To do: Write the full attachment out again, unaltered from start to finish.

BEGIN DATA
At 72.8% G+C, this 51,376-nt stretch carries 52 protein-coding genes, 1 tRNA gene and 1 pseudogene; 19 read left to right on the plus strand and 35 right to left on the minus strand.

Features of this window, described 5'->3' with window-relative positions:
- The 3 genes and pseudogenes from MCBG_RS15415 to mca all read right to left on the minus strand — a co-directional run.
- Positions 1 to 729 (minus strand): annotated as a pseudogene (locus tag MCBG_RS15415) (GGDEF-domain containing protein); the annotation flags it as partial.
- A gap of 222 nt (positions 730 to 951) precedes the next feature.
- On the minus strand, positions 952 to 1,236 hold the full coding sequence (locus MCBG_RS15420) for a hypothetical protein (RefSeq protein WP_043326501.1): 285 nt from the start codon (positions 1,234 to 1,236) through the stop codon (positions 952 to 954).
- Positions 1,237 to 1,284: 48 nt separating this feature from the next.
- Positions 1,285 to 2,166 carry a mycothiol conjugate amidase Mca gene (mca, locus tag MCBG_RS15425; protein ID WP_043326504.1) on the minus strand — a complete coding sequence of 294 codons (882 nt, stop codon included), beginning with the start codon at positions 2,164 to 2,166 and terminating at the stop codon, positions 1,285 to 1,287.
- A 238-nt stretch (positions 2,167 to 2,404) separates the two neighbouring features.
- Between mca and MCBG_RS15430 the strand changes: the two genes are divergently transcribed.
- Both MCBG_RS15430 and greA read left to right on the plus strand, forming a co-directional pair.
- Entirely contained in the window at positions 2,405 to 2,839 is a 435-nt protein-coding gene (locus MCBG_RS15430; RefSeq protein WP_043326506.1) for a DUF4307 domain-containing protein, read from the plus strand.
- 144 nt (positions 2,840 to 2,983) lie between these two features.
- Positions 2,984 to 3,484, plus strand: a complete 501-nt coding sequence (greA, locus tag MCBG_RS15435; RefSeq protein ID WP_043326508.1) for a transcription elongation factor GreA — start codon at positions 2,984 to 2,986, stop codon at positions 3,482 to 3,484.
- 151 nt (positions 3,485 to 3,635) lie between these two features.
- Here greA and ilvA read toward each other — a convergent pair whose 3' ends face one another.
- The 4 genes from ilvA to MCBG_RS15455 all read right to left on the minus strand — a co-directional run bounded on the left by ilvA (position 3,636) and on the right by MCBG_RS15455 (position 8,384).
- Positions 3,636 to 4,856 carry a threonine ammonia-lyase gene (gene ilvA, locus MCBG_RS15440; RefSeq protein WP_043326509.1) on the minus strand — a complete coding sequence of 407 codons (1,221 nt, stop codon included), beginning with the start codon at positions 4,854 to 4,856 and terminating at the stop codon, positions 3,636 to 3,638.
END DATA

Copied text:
At 72.8% G+C, this 51,376-nt stretch carries 52 protein-coding genes, 1 tRNA gene and 1 pseudogene; 19 read left to right on the plus strand and 35 right to left on the minus strand.

Features of this window, described 5'->3' with window-relative positions:
- The 3 genes and pseudogenes from MCBG_RS15415 to mca all read right to left on the minus strand — a co-directional run.
- Positions 1 to 729 (minus strand): annotated as a pseudogene (locus tag MCBG_RS15415) (GGDEF-domain containing protein); the annotation flags it as partial.
- A gap of 222 nt (positions 730 to 951) precedes the next feature.
- On the minus strand, positions 952 to 1,236 hold the full coding sequence (locus MCBG_RS15420) for a hypothetical protein (RefSeq protein WP_043326501.1): 285 nt from the start codon (positions 1,234 to 1,236) through the stop codon (positions 952 to 954).
- Positions 1,237 to 1,284: 48 nt separating this feature from the next.
- Positions 1,285 to 2,166 carry a mycothiol conjugate amidase Mca gene (mca, locus tag MCBG_RS15425; protein ID WP_043326504.1) on the minus strand — a complete coding sequence of 294 codons (882 nt, stop codon included), beginning with the start codon at positions 2,164 to 2,166 and terminating at the stop codon, positions 1,285 to 1,287.
- A 238-nt stretch (positions 2,167 to 2,404) separates the two neighbouring features.
- Between mca and MCBG_RS15430 the strand changes: the two genes are divergently transcribed.
- Both MCBG_RS15430 and greA read left to right on the plus strand, forming a co-directional pair.
- Entirely contained in the window at positions 2,405 to 2,839 is a 435-nt protein-coding gene (locus MCBG_RS15430; RefSeq protein WP_043326506.1) for a DUF4307 domain-containing protein, read from the plus strand.
- 144 nt (positions 2,840 to 2,983) lie between these two features.
- Positions 2,984 to 3,484, plus strand: a complete 501-nt coding sequence (greA, locus tag MCBG_RS15435; RefSeq protein ID WP_043326508.1) for a transcription elongation factor GreA — start codon at positions 2,984 to 2,986, stop codon at positions 3,482 to 3,484.
- 151 nt (positions 3,485 to 3,635) lie between these two features.
- Here greA and ilvA read toward each other — a convergent pair whose 3' ends face one another.
- The 4 genes from ilvA to MCBG_RS15455 all read right to left on the minus strand — a co-directional run bounded on the left by ilvA (position 3,636) and on the right by MCBG_RS15455 (position 8,384).
- Positions 3,636 to 4,856 carry a threonine ammonia-lyase gene (gene ilvA, locus MCBG_RS15440; RefSeq protein WP_043326509.1) on the minus strand — a complete coding sequence of 407 codons (1,221 nt, stop codon included), beginning with the start codon at positions 4,854 to 4,856 and terminating at the stop codon, positions 3,636 to 3,638.